Indiana............ 151 1 1
Illinois........... 370 2
Michigan ........... 624 -
Wisconsin .......... 169 -

WEST NORTH CENTRAL... 512 1 2 2 1 45
Minnesota.......... 8 5 6
Iowa............... 185 2 5
Missouri........... 19 1 1 6 11
North Dakota....... 170 4 10
South Dakota....... 32 2 6
Nebraska........... 4 1
Kansas............. 94 1 2 6

SOUTH ATLANTIC....... 1,122 1 2 3 12 21
Delaware........... 34
Maryland............ 181 -
Dist. of Columbia..
Virginia............ 458 8 12
West Virginia...... 166 1 3
North Carolina..... 17 2
South Carolina..... 5 1 2 -
Georgia............ 8 1 3 6
Florida............. 253

EAST SOUTH CENTRAL... 1,257 2 3 1 1 2 2 19 36
Kentucky............ 235 4 9
Tennessee.......... 936 2 3 1 1 15 27
Alabama............ 23 2 2 -
Mississippi........ 63

WEST SOUTH CENTRAL... 1,027 5 15
Arkansas........... 21 4 4
Louisiana .......... 3 1 1
Oklahoma........... 47 5
Texas ............. 956 5

MOUNTAIN............. 1,194 2 1 3
Montana............ 59 -
Idaho.............. 206 -
Wyoming............ 42 -
Colorado............ 517 -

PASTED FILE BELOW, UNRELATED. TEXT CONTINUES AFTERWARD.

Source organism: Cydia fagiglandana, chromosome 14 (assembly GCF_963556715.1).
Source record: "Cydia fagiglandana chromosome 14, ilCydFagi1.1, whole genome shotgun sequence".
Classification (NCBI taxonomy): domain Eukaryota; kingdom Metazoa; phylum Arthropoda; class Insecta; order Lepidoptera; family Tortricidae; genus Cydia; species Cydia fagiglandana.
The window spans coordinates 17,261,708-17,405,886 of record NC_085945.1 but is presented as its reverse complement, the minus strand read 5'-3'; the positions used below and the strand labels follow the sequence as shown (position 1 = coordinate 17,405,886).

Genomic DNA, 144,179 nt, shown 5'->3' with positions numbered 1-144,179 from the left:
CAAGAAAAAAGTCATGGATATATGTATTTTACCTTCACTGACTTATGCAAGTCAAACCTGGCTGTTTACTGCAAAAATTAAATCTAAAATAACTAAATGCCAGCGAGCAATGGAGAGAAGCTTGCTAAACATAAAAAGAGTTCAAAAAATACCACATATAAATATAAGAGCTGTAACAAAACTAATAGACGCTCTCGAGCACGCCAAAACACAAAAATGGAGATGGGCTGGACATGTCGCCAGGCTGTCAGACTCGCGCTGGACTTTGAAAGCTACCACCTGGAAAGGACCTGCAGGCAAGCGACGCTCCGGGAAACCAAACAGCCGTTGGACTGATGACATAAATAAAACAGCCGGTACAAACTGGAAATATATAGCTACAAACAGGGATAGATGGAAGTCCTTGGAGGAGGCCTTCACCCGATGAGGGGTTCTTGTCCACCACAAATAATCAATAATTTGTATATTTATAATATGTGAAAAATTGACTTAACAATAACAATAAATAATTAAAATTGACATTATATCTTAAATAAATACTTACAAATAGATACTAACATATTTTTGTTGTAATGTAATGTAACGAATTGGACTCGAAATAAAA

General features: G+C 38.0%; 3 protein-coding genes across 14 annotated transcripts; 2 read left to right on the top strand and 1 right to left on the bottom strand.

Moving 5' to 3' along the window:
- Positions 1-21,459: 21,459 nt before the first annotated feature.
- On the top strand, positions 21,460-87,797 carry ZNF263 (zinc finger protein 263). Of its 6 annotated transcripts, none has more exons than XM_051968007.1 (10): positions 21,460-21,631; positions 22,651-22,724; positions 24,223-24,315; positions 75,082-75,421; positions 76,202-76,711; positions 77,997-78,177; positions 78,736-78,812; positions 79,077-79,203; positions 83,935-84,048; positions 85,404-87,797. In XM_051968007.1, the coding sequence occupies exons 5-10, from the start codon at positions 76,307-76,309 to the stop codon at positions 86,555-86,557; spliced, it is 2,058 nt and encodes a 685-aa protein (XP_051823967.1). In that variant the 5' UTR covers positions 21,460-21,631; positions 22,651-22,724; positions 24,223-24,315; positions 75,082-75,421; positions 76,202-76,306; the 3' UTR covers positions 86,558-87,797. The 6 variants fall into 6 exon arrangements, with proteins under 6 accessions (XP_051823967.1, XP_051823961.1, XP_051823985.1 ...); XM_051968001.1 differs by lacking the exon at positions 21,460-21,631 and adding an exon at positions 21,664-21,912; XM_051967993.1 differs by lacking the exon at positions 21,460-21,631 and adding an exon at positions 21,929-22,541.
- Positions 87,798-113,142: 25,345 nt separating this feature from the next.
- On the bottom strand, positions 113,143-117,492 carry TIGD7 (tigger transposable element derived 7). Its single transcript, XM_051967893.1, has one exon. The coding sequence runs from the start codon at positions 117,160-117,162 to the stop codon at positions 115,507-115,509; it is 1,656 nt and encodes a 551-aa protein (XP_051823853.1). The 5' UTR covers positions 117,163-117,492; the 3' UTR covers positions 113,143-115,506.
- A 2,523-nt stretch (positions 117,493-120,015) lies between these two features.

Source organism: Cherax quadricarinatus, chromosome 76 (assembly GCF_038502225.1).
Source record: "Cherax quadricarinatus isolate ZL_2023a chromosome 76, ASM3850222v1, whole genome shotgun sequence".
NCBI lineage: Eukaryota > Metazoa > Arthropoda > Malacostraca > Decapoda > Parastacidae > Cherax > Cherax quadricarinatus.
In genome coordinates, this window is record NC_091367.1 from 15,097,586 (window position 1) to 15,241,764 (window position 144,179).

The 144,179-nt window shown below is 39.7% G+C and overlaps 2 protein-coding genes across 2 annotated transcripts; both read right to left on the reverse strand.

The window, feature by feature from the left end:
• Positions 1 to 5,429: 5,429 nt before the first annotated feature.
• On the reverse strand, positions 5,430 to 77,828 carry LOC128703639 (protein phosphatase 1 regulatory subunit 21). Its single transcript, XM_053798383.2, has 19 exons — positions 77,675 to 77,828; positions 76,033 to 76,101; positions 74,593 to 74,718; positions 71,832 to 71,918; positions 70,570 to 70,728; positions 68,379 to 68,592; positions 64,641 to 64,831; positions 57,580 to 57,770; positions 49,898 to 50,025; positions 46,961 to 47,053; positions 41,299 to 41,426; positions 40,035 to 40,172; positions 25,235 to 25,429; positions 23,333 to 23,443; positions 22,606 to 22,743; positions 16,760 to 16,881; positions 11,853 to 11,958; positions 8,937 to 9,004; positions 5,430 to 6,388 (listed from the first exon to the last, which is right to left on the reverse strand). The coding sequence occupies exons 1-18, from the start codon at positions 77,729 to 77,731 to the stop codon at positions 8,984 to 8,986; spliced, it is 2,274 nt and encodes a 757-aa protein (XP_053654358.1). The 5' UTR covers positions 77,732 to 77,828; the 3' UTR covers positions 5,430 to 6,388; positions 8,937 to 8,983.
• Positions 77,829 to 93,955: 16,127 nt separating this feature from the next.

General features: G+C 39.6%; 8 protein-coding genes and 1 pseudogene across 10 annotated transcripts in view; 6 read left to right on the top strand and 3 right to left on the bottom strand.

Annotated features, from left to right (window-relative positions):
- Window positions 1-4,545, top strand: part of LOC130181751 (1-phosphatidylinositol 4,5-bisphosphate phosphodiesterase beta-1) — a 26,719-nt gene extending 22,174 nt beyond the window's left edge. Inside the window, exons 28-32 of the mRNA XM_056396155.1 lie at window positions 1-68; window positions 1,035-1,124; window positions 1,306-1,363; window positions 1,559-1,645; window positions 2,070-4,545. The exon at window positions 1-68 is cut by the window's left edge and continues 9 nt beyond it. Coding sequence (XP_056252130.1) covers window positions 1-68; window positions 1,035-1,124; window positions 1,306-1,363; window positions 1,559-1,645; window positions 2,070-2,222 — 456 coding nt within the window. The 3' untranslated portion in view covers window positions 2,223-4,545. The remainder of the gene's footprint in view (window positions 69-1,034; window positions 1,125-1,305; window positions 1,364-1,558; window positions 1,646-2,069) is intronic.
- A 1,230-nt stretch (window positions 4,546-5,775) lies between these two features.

New Mexico......... 212
Arizona............ 153 1 1 3
Utah ...............- -
Nevada ............ 5 -

PACIFIC.............. 1,834 6 6
Washington......... 515 -
Oregon............ 67 -
California......... 1,118 6 6
Alaska............. 102 -
Hawaii ............ 32 -

Puerto Rico.......... -








Morbidity and Mortality Weekly Report






DEATHS IN 122 UNITED STATES CITIES FOR WEEK ENDED JANUARY 14, 1967

(By place of occurrence and week of filing certificate. Excludes fetal deaths)


All Causes Pneumonia Under All Causes Pneumonia Under

Area All 65 years and 1 year Area All 65 years and 1 year
Influenza All Ages and over Influenza All
All Ages Causes All Ages Causes


NEW ENGLAND:
Boston, Mass.---------
Bridgeport, Conn.-----
Cambridge, Mass.------
Fall River, Mass.-----
Hartford, Conn.-------
Lowell, Mass.---------
Lynn, Mass.-----------
New Bedford, Mass.----
New Haven, Conn.------
Providence, R. I.-----
Somerville, Mass.-----
Springfield, Mass.----
Waterbury, Conn.------
Worcester, Mass.------

MIDDLE ATLANTIC:
Albany, N. Y.---------
Allentown, Pa.--------